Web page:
Wednesday, November 13, 2013

Lozano v. City of Hazelton case brief

Lozano v. City of Hazelton case brief summary
496 F.Supp.2d 477 (2007)

Plaintiffs sought to permanently enjoin the enforcement of defendant city's ordinances that regulated the presence and employment of illegal aliens. The ordinances at issue were the Illegal Immigration and Relief Act Ordinance, Hazleton, Pa., 2006-18, as amended by 2006-40 and 2006-6, and the Official English Ordinance, Hazleton, Pa., 2006-40 (collectively, IIRA); and the Tenant Registration Ordinance (RO), Hazleton, Pa., 2006-13.


  • The ordinances were aimed at what the city viewed as the problems created by the presence of illegal aliens. 
  • They were unenforceable, though, because they conflicted with federal law and violated constitutional protections. 
  • Federal law preempted IIRA and RO because they disrupted the federal scheme for regulating the presence and employment of immigrants in the U.S. 
  • They violated the Supremacy Clause, U.S. Constitutional Article VI, clause 2, and were unconstitutional. 
  • They also violated (1) the Fourteenth Amendment by penalizing landlords, tenants, employers, and employees without providing them federal procedural protections, and (2) 42 U.S.C.S. § 1981 by burdening illegal aliens' rights, as "persons," to contract.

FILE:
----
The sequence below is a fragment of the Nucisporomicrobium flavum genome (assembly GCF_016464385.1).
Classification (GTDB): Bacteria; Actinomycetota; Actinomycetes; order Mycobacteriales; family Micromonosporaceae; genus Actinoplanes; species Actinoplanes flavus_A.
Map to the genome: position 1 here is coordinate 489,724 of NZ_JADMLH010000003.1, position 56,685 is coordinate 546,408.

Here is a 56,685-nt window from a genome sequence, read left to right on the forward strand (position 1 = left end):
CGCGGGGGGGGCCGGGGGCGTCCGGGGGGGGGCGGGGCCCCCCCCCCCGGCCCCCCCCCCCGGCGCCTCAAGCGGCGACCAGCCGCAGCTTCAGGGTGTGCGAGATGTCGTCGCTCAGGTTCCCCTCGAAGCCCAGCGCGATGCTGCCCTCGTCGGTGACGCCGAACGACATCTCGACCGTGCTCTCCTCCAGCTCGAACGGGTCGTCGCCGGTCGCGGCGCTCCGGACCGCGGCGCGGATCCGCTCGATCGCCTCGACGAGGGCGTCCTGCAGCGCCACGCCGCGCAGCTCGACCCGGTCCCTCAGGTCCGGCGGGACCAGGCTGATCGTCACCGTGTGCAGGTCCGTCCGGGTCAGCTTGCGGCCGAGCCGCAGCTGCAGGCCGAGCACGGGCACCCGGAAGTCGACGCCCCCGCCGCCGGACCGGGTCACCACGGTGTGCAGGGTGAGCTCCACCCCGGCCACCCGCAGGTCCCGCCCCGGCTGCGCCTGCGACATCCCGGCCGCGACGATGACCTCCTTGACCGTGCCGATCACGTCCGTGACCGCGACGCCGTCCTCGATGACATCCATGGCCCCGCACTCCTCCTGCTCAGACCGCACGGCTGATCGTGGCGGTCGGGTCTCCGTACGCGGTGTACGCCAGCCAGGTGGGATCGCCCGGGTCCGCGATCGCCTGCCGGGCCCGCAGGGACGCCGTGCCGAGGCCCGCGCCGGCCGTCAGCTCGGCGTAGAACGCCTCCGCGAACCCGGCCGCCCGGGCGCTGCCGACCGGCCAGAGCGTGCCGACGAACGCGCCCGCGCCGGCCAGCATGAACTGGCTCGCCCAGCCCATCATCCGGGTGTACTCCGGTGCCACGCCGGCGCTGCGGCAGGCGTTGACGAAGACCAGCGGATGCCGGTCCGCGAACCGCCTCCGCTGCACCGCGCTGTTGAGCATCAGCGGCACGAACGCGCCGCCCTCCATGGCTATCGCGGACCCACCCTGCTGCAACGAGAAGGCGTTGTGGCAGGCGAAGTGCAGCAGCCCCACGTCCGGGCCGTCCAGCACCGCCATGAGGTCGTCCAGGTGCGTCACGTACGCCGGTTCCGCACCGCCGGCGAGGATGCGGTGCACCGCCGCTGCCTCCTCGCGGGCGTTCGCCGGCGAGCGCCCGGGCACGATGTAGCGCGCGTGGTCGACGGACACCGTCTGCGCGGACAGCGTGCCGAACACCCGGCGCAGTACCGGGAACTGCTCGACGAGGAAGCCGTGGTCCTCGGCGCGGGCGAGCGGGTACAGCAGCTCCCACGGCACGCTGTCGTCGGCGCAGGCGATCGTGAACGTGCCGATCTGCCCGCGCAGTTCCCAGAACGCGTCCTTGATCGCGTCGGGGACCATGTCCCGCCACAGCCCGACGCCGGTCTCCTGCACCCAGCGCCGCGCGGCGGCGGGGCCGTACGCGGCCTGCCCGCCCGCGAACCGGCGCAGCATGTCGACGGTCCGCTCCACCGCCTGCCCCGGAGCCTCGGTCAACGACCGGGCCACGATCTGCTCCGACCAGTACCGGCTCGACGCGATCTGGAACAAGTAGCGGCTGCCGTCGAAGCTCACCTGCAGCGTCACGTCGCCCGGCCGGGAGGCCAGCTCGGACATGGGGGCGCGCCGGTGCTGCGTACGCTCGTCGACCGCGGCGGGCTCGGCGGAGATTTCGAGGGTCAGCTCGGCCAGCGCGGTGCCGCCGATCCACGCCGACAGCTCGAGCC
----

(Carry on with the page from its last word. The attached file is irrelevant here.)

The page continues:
• Neither IIRA nor RO facially discriminated on the basis of race, ethnicity, or national origin and did not violate equal protection or the Fair Housing Act, 42 U.S.C.S. § 3601 et seq. 
  • Their housing provisions provided renters the procedural protections of the Pennsylvania Landlord Tenant Act, 68 Pa. Stat. Ann. § 250.101 et seq. 
  • It was unclear whether the ordinances violated plaintiffs' privacy rights, but, by enacting unconstitutional ordinances, the city exceeded its police powers.
The court declared IIRA and RO unconstitutional, and permanently enjoined the city from enforcing them.

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